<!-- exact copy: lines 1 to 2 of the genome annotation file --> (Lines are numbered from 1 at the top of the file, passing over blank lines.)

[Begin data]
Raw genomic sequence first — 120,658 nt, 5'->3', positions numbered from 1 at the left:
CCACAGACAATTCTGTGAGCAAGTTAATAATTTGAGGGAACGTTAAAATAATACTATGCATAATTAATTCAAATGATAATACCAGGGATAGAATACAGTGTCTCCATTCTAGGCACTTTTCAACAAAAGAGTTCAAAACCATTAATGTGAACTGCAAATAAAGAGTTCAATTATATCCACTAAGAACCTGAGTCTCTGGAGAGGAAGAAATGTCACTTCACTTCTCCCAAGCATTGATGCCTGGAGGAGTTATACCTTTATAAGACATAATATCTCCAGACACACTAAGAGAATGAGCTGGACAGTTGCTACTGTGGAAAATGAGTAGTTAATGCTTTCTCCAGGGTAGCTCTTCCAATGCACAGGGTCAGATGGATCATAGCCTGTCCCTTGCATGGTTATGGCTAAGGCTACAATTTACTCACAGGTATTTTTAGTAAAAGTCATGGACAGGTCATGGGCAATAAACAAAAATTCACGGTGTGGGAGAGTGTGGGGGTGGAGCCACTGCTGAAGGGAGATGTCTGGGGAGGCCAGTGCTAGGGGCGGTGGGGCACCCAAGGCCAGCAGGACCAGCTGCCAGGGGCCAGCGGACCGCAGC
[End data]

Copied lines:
Raw genomic sequence first — 120,658 nt, 5'->3', positions numbered from 1 at the left:
CCACAGACAATTCTGTGAGCAAGTTAATAATTTGAGGGAACGTTAAAATAATACTATGCATAATTAATTCAAATGATAATACCAGGGATAGAATACAGTGTCTCCATTCTAGGCACTTTTCAACAAAAGAGTTCAAAACCATTAATGTGAACTGCAAATAAAGAGTTCAATTATATCCACTAAGAACCTGAGTCTCTGGAGAGGAAGAAATGTCACTTCACTTCTCCCAAGCATTGATGCCTGGAGGAGTTATACCTTTATAAGACATAATATCTCCAGACACACTAAGAGAATGAGCTGGACAGTTGCTACTGTGGAAAATGAGTAGTTAATGCTTTCTCCAGGGTAGCTCTTCCAATGCACAGGGTCAGATGGATCATAGCCTGTCCCTTGCATGGTTATGGCTAAGGCTACAATTTACTCACAGGTATTTTTAGTAAAAGTCATGGACAGGTCATGGGCAATAAACAAAAATTCACGGTGTGGGAGAGTGTGGGGGTGGAGCCACTGCTGAAGGGAGATGTCTGGGGAGGCCAGTGCTAGGGGCGGTGGGGCACCCAAGGCCAGCAGGACCAGCTGCCAGGGGCCAGCGGACCGCAGC